I’m arguing that a person who is excessively credulous of far-fetched explanations looks a lot like the type of exploitable, behaviorally anomalous person we see in data across a few superficially different applications: non-Bayesian belief formation, subjective probability assessment, and political spin. 

As an added bonus, I cite, among others, Stephen Colbert, the NPR Code Switch podcast, Hegel, and the Supreme Court!

And it’s called north

There is a restaurant in Providence that means an awful lot to me in a lot of different ways. It’s not a secret, it’s north. The place is long since famous, to whatever degree that means here in wee Rhode Island, and critically acclaimed to the maximum. I’m not treading new ground here, is what I mean, and anyway I’m not here to, god forbid, recommend where a person should go eat.

I keep starting and abandoning writing something about north—it always starts to feel a bit over the top, more earnest than I really mean, so I just give up and I think, it’s just a place you like to eat, you know? And what’s the sense in getting weird with that? But it’s an itch I can’t scratch and as I said there’s something about it all that I don’t know what it is, so here we are. I’m not the only one who feels that way about the place, not even the only one I know.

So what’s the deal?

north opened in 2012, when I was in the middle of living mostly in Toronto but still a lot in Providence, where my partner lived. I was constantly getting seriously worked up about border crossings and immigration rules and sort of still mourning having to have uprooted from Providence in the first place but not getting over it because I was back every other week. It was a tricky time. Lots of people have similar stories after grad school because you’ve got a proper grown-up life in a city and then you have to take a job wherever you get it. But that’s a story for another day.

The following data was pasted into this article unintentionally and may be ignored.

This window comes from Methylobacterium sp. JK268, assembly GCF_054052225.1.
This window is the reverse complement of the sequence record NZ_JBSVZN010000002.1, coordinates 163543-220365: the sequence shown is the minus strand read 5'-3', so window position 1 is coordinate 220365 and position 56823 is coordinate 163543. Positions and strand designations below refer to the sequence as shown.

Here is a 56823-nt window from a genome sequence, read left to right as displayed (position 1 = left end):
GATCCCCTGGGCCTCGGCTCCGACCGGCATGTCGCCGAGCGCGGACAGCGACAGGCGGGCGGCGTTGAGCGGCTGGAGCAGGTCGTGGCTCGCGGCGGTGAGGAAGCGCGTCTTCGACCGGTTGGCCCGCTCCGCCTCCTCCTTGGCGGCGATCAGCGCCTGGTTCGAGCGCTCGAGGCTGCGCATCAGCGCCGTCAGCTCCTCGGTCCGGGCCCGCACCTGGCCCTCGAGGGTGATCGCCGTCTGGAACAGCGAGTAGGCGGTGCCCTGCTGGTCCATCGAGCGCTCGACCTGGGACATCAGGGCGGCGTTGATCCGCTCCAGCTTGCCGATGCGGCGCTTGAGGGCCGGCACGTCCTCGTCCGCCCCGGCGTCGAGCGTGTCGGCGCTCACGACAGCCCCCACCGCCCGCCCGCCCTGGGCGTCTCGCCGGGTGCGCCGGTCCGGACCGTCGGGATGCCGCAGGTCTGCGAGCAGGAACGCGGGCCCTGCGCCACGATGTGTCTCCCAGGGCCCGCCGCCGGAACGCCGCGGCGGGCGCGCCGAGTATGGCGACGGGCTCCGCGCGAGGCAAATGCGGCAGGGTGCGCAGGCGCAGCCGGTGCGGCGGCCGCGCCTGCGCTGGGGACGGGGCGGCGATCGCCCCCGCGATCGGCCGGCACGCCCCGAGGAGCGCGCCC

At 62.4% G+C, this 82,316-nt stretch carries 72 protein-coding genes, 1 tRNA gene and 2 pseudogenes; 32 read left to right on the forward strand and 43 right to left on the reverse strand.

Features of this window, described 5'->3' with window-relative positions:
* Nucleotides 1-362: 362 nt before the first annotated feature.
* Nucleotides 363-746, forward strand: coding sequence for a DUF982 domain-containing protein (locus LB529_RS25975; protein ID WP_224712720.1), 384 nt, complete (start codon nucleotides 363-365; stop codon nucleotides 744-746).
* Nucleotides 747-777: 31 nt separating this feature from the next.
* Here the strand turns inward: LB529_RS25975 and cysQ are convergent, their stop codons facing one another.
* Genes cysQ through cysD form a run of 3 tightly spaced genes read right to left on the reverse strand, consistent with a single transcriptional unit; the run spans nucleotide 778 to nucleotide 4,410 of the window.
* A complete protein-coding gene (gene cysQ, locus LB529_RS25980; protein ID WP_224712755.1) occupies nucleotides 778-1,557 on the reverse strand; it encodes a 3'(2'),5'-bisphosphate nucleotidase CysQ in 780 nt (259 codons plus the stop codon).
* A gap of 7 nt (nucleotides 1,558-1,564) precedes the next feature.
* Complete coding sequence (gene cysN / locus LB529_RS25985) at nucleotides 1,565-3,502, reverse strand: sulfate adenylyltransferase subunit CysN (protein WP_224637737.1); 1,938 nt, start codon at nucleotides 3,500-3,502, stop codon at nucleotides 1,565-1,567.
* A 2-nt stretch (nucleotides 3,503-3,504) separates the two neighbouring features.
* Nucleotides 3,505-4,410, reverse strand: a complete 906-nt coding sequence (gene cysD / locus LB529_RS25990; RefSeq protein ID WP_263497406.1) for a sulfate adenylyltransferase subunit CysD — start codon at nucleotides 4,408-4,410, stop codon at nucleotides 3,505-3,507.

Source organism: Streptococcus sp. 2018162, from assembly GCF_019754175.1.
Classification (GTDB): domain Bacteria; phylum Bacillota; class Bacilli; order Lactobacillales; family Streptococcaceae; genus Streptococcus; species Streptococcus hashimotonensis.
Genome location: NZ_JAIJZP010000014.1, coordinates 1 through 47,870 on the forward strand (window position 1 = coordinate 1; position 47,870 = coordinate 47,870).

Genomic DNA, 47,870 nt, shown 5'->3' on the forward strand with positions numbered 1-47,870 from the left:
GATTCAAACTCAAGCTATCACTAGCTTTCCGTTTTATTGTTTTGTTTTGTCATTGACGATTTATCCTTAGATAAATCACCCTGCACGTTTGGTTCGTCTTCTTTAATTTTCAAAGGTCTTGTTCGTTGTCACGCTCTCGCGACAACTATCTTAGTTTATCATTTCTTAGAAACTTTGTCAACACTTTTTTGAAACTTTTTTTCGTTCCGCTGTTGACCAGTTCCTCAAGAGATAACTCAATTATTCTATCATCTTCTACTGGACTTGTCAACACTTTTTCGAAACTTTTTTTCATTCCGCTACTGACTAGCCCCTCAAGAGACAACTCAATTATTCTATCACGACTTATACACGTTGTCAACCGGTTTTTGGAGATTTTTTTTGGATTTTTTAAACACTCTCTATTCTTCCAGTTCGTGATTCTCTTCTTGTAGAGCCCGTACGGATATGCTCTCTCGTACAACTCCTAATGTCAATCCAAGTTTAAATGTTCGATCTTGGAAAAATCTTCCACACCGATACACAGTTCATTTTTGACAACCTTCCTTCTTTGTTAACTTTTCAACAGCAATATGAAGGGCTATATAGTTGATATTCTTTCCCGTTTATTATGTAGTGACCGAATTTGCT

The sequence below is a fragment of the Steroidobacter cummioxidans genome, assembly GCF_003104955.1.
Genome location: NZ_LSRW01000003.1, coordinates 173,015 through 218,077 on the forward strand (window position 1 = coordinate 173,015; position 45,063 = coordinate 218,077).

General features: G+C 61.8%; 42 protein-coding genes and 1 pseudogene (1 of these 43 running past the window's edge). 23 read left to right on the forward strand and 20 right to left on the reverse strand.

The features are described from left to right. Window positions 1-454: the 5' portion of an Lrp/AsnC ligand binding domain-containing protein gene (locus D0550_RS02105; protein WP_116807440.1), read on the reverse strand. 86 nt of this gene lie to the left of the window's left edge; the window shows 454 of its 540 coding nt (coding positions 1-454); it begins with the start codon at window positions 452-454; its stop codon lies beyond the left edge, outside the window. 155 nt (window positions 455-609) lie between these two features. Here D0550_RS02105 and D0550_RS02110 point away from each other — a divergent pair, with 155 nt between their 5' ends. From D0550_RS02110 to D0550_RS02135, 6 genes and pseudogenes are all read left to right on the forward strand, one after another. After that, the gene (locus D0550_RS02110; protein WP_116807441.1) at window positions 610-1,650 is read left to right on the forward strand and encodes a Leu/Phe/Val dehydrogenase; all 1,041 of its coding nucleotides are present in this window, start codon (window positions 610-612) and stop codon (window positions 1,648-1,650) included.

I don’t remember when I first went to north, but right away it became weirdly tied in to my relationship with the city. I’d go “home” and see my friends and go there with them, the tiny, welcoming, happy place. So it was an important place to keep me sane and grounded when other things were so uncertain and contingent. But beyond that, right from the beginning it was just obviously the best. It sounds so cheap to say that it was fucking delicious but of course it was, and the drinks were great, and it was always maybe going to be exactly what you expected or maybe something weird would be going on. It was the best combination of extremely high quality and extremely loose.

[ Interlude for a requiem for the country ham… how long did it stay on the menu? It looked like a real pain in the ass to prepare but hey we always ordered it because it was damn good while it lasted. Also can we do a requiem here for the booze slushie machine, R.I.P. ]